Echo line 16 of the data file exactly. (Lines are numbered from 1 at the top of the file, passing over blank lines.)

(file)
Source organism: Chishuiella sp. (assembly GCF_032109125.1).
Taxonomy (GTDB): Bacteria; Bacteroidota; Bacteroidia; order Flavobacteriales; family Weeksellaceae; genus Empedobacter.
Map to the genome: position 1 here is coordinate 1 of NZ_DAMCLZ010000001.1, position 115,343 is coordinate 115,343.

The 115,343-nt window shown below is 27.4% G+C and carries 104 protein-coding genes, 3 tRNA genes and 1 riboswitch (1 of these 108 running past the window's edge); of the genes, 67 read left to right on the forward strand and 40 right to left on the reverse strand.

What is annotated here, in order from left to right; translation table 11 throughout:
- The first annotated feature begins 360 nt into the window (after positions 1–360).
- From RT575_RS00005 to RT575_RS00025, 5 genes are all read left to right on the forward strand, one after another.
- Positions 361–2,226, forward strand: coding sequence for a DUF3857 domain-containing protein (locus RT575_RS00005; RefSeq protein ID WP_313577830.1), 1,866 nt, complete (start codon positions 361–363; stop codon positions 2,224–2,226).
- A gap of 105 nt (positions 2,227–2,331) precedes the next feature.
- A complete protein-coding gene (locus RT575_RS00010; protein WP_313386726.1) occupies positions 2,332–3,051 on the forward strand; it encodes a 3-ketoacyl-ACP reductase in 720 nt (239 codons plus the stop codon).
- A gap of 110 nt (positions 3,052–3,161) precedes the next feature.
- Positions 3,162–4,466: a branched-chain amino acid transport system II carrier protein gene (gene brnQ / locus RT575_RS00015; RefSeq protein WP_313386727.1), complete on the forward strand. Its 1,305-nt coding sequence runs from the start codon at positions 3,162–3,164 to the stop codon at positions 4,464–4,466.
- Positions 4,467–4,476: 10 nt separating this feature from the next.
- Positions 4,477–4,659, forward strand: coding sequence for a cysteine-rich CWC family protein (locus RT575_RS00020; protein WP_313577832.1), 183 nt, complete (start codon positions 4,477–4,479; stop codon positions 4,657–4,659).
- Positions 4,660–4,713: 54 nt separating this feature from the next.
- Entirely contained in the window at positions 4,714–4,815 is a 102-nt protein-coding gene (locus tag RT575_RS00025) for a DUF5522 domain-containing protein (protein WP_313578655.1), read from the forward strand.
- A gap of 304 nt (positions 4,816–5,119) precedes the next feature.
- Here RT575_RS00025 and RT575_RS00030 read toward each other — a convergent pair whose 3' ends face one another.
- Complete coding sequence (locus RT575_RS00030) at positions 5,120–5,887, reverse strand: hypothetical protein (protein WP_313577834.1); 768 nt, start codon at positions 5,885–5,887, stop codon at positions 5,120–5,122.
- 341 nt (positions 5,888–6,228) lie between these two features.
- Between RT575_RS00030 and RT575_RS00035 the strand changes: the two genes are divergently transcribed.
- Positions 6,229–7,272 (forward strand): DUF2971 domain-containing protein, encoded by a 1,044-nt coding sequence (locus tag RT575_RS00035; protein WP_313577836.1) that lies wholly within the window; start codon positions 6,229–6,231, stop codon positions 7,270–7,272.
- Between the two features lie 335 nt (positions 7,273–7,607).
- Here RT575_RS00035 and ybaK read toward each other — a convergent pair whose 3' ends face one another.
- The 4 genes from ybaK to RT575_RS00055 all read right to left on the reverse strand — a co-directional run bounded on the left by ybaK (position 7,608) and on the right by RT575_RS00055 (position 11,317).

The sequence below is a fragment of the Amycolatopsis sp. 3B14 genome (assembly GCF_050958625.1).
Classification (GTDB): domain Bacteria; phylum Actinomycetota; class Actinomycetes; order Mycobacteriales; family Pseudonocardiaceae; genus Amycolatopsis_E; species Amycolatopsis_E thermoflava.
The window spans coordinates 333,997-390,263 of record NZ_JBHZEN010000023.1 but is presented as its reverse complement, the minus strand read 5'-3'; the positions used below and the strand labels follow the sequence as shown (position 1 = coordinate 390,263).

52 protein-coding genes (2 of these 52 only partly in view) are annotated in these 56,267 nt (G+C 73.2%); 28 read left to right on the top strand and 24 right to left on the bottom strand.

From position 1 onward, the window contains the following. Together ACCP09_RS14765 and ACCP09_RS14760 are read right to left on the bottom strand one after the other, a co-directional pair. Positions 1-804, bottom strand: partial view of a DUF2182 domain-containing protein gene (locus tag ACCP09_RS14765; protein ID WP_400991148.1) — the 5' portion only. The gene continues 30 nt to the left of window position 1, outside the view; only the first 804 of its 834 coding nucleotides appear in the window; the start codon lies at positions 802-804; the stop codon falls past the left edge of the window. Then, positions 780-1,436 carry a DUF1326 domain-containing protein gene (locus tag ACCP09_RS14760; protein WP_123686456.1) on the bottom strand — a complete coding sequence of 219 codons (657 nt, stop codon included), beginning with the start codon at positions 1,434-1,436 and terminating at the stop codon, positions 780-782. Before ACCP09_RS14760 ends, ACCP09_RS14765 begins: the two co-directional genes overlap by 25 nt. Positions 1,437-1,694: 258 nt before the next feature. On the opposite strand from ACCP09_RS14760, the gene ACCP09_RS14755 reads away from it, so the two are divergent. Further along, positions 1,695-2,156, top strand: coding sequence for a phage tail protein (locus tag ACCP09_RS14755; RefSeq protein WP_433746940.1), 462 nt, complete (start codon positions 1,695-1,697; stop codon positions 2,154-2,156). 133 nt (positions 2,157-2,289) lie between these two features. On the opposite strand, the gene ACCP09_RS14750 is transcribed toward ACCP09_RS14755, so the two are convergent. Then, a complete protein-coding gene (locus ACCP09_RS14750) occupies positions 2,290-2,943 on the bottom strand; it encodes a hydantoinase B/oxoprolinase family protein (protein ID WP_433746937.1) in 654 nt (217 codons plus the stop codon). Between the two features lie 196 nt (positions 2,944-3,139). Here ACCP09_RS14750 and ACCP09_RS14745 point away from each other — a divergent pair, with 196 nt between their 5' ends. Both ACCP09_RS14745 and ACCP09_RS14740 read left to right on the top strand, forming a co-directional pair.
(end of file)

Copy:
- Entirely contained in the window at positions 4,714–4,815 is a 102-nt protein-coding gene (locus tag RT575_RS00025) for a DUF5522 domain-containing protein (protein WP_313578655.1), read from the forward strand.